Combos of Several Antibiotics May Work Better Than One or Two


Identifying thousands of new antibiotic combinations by grouping four or five existing drugs together may help slow the spread of antibiotic-resistance in the future, according to research conducted by biologists at the University of California, Los Angeles (UCLA).

Bacterial infections are typically fought using one or two medications, and combining three or more antibiotics was believed to diminish their benefits. But results of this study suggest that multiple combinations can be surprisingly effective at destroying harmful bacteria.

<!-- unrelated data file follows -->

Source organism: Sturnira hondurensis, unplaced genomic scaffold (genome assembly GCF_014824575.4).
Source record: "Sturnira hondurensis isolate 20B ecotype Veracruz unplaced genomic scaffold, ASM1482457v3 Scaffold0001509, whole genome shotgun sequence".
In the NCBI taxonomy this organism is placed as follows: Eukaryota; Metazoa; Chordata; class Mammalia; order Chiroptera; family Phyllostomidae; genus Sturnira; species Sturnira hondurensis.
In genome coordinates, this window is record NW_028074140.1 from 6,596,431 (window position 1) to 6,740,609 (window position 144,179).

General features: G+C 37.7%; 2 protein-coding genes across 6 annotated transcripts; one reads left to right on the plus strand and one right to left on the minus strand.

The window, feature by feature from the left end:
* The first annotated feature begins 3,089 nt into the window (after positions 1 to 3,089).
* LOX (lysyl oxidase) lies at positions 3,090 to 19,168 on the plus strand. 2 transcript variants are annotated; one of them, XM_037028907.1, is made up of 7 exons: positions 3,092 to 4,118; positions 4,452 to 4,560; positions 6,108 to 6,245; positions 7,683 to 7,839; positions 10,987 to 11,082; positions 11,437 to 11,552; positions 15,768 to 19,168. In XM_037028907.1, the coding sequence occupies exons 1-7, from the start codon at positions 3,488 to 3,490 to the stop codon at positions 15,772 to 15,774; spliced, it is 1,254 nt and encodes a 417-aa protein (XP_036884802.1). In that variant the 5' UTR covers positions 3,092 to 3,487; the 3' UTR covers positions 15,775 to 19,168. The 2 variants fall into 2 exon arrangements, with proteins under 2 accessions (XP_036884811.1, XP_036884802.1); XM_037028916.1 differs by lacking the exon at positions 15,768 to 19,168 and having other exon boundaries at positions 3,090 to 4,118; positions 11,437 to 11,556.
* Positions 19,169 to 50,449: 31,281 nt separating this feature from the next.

For the study, researchers developed 18,278 four- and five-drug combinations and dosages involving eight different antibiotics and determined how well they worked against Escherichia coli (E. coli) bacteria. They found that 1,676 four-drug combinations and 6,443 five-drug combinations were more effective than expected and 2,331 four-drug combinations and 5,199 five-drug combinations were less effective than expected.

Sourced from: NPJ Systems Biology and Applications